After falling at airport, Chris Miller finds stepping back from civic duties a tough start | Around Town | Jeb Bing | |

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About this blog: A longtime newspaperman, I have been editor of the Pleasanton Weekly since it was launched Jan. 28, 2000. I was a reporter and Neighborhood News editor at the Chicago Tribune for 13 years, and previously a reporter for the Advance...  (More)

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After falling at airport, Chris Miller finds stepping back from civic duties a tough start

Uploaded: Nov 10, 2019
Chris Miller, a retired lieutenant colonel in the Army who served in Vietnam and for decades boosted veterans’ awareness programs in Pleasanton – even backing Mayor Jerry Thorne’s last election – a tough start as he stepped back to devote full-time to his ailing wife.

For a break during Marty’s long and difficult battle with kidney cancer, they made their annual trip to a timeshare in Cabo San Lucas, returning last Monday (Nov. 4) at San Francisco International Airport. The arrival back home didn’t go well.

As they got off the second people- mover in the international terminal, Chris suddenly collapsed. Marty, close behind, knew immediately that this was just not tripping, but something terribly wrong. People called for help.

Miller, recovered and, standing strong, told us about his tumble at our weekly luncheon of the Rotary Club of Pleasanton last Thursday. He also shared his story with by Pat Frizzell, chairwoman of Pleasanton Military Families, who sat with him in support at the luncheon.

Chris said he was stretched out at the end of the people-mover, in and out of consciousness, as the first paramedic arrived on a bicycle, an airport-instituted emergency response tactic to maneuver through the crowds. The medic found Chris mainly unresponsive, very pale and with a very slow pulse, and started cardiopulmonary resuscitation (CPR) immediately.

Other paramedics arrived, got Chris on a monitor, and quickly saw that he had a heart blockage, inserting an IV with medication to speed up his heart. An ambulance arrived and took him to Mills-Peninsula Medical Center in San Mateo while Marty was expedited thru customs and driven to the hospital.

Doctors found Chris needed a pacemaker, which was inserted the next day, and he and Marty were able to come home.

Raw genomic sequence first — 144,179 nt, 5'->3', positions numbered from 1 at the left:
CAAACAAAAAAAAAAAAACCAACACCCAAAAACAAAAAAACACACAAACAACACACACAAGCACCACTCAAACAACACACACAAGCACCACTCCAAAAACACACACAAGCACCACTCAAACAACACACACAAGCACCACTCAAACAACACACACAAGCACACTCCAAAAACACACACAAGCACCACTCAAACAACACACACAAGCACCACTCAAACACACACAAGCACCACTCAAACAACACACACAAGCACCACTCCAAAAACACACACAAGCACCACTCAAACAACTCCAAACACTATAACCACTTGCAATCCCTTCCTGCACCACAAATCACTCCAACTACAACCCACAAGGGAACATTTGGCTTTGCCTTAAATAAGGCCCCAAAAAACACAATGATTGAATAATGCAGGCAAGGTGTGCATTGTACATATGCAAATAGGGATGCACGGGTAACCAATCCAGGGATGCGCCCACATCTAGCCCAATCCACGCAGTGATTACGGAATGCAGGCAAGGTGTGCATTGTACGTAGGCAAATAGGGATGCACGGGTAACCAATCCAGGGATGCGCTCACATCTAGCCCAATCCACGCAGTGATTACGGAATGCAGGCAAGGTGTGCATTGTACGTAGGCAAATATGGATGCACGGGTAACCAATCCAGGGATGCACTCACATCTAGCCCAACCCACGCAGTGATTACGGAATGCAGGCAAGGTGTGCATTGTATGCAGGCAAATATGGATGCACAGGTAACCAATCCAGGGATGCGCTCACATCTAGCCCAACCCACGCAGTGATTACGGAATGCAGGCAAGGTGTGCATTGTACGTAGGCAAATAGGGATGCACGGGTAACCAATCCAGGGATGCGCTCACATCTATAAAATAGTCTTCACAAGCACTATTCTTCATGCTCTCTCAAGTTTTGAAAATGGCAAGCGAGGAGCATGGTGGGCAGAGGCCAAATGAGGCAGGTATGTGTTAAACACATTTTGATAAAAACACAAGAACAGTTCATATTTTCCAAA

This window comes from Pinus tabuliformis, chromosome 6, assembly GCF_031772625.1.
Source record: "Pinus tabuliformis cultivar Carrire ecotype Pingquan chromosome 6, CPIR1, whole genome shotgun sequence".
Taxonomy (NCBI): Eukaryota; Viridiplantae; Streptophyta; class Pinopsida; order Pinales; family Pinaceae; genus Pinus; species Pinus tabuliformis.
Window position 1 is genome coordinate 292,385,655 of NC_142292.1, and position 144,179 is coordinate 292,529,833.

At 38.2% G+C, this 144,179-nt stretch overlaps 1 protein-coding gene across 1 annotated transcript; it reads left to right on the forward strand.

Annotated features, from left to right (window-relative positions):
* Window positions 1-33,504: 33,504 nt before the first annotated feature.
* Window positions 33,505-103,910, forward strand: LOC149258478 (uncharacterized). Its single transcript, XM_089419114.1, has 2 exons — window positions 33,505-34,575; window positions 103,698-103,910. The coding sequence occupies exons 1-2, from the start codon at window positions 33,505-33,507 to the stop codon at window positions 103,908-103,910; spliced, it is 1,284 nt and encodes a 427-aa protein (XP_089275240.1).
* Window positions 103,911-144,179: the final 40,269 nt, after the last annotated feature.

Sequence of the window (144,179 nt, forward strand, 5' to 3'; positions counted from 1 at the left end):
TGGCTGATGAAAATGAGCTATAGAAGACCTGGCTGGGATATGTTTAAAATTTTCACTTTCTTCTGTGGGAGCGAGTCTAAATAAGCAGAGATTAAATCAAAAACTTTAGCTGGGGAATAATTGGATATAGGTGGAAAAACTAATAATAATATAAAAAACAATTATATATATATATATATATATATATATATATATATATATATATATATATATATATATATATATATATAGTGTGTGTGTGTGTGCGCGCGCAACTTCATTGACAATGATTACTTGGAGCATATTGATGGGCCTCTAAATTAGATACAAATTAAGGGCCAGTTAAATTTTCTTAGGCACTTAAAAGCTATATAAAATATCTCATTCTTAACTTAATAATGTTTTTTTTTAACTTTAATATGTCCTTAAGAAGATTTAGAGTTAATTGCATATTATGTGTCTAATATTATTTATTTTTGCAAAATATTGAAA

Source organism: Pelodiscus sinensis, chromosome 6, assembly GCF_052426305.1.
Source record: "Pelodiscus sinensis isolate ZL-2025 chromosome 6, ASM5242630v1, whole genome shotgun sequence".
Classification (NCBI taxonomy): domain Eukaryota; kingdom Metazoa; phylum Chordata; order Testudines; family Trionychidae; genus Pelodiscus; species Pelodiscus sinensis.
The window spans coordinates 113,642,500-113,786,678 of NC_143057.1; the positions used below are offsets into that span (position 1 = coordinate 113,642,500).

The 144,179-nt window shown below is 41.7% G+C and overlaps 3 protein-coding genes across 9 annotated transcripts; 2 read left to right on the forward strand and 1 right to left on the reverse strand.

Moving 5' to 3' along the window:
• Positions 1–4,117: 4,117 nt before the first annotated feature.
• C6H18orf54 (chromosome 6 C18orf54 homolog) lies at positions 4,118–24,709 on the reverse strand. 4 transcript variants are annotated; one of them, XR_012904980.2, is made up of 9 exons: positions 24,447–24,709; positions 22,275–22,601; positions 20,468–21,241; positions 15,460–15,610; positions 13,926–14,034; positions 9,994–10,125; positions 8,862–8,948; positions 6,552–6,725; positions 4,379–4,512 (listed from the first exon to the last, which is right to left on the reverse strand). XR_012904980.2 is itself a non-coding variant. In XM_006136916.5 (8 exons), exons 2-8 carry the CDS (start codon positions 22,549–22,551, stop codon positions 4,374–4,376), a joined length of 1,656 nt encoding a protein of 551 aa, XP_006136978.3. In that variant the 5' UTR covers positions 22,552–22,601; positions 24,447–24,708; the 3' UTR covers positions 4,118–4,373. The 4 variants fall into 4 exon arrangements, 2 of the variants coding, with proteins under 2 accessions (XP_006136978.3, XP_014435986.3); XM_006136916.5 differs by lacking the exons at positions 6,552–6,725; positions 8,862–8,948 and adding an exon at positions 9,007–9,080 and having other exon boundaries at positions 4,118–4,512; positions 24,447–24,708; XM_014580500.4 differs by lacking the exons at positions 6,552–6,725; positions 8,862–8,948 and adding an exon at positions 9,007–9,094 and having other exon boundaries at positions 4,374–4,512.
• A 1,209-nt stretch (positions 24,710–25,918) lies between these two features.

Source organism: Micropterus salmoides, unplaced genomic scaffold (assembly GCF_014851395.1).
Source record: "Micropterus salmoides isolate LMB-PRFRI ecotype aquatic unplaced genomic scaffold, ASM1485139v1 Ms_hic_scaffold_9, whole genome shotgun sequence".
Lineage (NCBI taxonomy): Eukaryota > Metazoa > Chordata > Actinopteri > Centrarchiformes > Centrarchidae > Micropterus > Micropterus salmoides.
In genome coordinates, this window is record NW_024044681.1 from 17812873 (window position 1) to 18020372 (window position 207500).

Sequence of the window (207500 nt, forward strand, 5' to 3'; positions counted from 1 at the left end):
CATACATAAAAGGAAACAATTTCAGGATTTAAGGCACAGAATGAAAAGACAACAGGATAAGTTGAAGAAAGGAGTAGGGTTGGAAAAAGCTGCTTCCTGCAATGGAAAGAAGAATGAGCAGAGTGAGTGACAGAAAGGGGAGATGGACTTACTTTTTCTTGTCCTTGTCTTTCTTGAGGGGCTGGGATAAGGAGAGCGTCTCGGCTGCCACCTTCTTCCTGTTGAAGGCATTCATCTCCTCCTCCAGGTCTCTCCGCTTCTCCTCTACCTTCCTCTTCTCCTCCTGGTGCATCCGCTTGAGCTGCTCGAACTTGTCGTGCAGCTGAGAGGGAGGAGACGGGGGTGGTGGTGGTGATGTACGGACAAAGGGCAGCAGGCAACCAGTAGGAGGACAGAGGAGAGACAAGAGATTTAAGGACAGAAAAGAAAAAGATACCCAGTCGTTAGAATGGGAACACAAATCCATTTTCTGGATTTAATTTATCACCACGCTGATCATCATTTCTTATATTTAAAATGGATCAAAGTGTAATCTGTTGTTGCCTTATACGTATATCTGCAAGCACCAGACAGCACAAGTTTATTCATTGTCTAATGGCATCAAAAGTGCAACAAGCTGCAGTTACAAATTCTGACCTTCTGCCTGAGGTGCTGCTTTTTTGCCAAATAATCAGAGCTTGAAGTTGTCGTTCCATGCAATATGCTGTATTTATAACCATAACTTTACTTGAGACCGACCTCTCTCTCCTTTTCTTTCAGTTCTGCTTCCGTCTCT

At Rotary two days later, we found him looking and feeling well and even able to walk to the microphone to tell us his story. He said his chest is hurting a bit and he needs to wear a sling to remind him not to lift with the left arm until the pacemaker battery pack settles in place and he heals.

Fortuitously, Chris had decided only two weeks earlier in a letter to Frizzell that he was stepping down from his leadership role at the military support organization he founded in 1991.

At the same time, he relinquished his responsibilities for the Yellow Streamer program on Main Street that he started 16 years ago, working with Pleasanton crews to post American flags and yellow streamers on light poles, with each streamer listing the name, rank and branch of service of someone in the military serving in Iraq, Afghanistan and other the war zones.

Recently, he also resigned his longtime membership in the Rotary Club of Pleasanton, although the club created a special honorary membership so that he could continue participating, as he did last Thursday.

He’ll now devote full-time care to Marty.

In December 2008, she was diagnosed with kidney cancer and had surgery to remove the affected kidney four months later. Last year, she developed cancer in her other kidney.

“Immediately our life together changed,” Chris said. “(Marty) stated that she would be a fighter and I told her that I would be her rock. That is how we have proceeded (last year) through the long summer, fall and winter, this summer and to the present.”

Marty elected to use the UCSF medical system to treat and cure her.

“It has not been easy for her, nor for me, either,” he added. “She had meningitis, pneumonia and many more roadblocks along the way. She has had wonderful oncologists, along with many specialists and treatments during this time.”

Still, the trips to UCSF have been difficult, both for Chris when he went to visit Marty when she was at UCSF, and for the many back-and-forth trips they both made as she underwent out-patient treatments.

“With heavy traffic, accidents, bridge delays and more, I’ve found there’s no longer the joy in driving to San Francisco anymore,” he said.

After her treatment break this past week – and now the emergency care for Chris -- they will travel to M.D. Anderson Medical Center for a second opinion on Marty's cancer treatment. This Houston hospital is ranked as a top cancer diagnosis and treatment facility.

Although now devoted to Marty’s care, and still being the veteran booster he is, Miller has already arranged for Connie Teshara, a retired administrative executive at Ohlone College, to take over the downtown Yellow Streamer program. He also intends to provide whatever support he can to the Pleasanton Military Families Support Group that he started.

A veteran of the early days of the Vietnam War, he later flew commercial helicopters out of San Francisco for 11 years. He regularly saw returning Vietnam War veterans as they came through SFO and also back to the Bay Area and saw them treated "awfully and with disrespect" by their fellow American citizens.

Through PMF and other veterans’ organizations, he wants to make sure that doesn’t happen again, including still saluting local troops with cheering, flag-waving crowds at homecomings Vietnam veterans never saw.

Our thanks to you Chris for your years of service, and our best to Marty in her time of need.
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